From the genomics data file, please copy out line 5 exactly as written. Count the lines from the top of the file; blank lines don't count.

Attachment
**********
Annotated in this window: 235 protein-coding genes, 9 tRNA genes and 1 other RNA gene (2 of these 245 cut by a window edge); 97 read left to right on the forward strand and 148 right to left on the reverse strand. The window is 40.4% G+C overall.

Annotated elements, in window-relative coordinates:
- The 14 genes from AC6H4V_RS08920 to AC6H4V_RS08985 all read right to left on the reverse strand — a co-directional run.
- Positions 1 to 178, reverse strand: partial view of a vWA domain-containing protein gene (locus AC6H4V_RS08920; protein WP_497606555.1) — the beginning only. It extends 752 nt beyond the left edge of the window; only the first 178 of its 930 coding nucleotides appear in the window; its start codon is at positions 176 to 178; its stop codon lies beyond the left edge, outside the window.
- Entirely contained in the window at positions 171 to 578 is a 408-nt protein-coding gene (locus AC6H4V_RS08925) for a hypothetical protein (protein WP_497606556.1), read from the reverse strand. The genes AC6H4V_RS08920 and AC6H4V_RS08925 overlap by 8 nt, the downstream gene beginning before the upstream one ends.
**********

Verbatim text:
- Entirely contained in the window at positions 171 to 578 is a 408-nt protein-coding gene (locus AC6H4V_RS08925) for a hypothetical protein (protein WP_497606556.1), read from the reverse strand. The genes AC6H4V_RS08920 and AC6H4V_RS08925 overlap by 8 nt, the downstream gene beginning before the upstream one ends.